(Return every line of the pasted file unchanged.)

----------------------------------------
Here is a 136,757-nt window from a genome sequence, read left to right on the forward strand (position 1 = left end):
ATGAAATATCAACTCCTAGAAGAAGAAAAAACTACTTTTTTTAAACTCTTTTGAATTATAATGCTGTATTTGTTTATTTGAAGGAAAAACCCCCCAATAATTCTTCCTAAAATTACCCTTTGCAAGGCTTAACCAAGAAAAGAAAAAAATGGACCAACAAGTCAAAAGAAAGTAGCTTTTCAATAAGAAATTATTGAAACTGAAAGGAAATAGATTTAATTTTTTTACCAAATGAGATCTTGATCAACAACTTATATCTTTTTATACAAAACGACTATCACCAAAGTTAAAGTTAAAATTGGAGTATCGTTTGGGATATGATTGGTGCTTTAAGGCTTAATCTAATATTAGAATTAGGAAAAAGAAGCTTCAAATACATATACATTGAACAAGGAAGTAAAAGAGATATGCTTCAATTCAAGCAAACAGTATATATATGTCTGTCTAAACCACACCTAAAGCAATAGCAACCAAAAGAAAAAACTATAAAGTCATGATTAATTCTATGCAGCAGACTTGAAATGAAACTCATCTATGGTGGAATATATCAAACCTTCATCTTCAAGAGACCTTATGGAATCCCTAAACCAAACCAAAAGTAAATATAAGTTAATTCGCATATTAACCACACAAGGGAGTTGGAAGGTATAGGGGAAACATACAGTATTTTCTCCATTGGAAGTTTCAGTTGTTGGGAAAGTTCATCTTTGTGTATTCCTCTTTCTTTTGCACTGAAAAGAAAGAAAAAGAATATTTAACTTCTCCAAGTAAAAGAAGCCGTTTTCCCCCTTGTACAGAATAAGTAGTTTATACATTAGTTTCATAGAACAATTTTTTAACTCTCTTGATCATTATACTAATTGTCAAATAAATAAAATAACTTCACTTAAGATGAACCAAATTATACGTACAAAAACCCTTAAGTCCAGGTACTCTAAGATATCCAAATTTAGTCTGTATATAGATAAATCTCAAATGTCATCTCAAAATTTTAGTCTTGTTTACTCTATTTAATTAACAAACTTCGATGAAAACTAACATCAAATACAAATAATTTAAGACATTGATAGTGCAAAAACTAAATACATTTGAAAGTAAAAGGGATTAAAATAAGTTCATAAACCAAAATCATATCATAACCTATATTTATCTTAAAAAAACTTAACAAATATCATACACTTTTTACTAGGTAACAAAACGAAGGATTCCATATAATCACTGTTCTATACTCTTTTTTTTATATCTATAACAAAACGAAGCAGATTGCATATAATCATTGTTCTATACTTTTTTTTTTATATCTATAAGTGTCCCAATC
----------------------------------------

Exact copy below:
Here is a 136,757-nt window from a genome sequence, read left to right on the forward strand (position 1 = left end):
ATGAAATATCAACTCCTAGAAGAAGAAAAAACTACTTTTTTTAAACTCTTTTGAATTATAATGCTGTATTTGTTTATTTGAAGGAAAAACCCCCCAATAATTCTTCCTAAAATTACCCTTTGCAAGGCTTAACCAAGAAAAGAAAAAAATGGACCAACAAGTCAAAAGAAAGTAGCTTTTCAATAAGAAATTATTGAAACTGAAAGGAAATAGATTTAATTTTTTTACCAAATGAGATCTTGATCAACAACTTATATCTTTTTATACAAAACGACTATCACCAAAGTTAAAGTTAAAATTGGAGTATCGTTTGGGATATGATTGGTGCTTTAAGGCTTAATCTAATATTAGAATTAGGAAAAAGAAGCTTCAAATACATATACATTGAACAAGGAAGTAAAAGAGATATGCTTCAATTCAAGCAAACAGTATATATATGTCTGTCTAAACCACACCTAAAGCAATAGCAACCAAAAGAAAAAACTATAAAGTCATGATTAATTCTATGCAGCAGACTTGAAATGAAACTCATCTATGGTGGAATATATCAAACCTTCATCTTCAAGAGACCTTATGGAATCCCTAAACCAAACCAAAAGTAAATATAAGTTAATTCGCATATTAACCACACAAGGGAGTTGGAAGGTATAGGGGAAACATACAGTATTTTCTCCATTGGAAGTTTCAGTTGTTGGGAAAGTTCATCTTTGTGTATTCCTCTTTCTTTTGCACTGAAAAGAAAGAAAAAGAATATTTAACTTCTCCAAGTAAAAGAAGCCGTTTTCCCCCTTGTACAGAATAAGTAGTTTATACATTAGTTTCATAGAACAATTTTTTAACTCTCTTGATCATTATACTAATTGTCAAATAAATAAAATAACTTCACTTAAGATGAACCAAATTATACGTACAAAAACCCTTAAGTCCAGGTACTCTAAGATATCCAAATTTAGTCTGTATATAGATAAATCTCAAATGTCATCTCAAAATTTTAGTCTTGTTTACTCTATTTAATTAACAAACTTCGATGAAAACTAACATCAAATACAAATAATTTAAGACATTGATAGTGCAAAAACTAAATACATTTGAAAGTAAAAGGGATTAAAATAAGTTCATAAACCAAAATCATATCATAACCTATATTTATCTTAAAAAAACTTAACAAATATCATACACTTTTTACTAGGTAACAAAACGAAGGATTCCATATAATCACTGTTCTATACTCTTTTTTTTATATCTATAACAAAACGAAGCAGATTGCATATAATCATTGTTCTATACTTTTTTTTTTATATCTATAAGTGTCCCAATC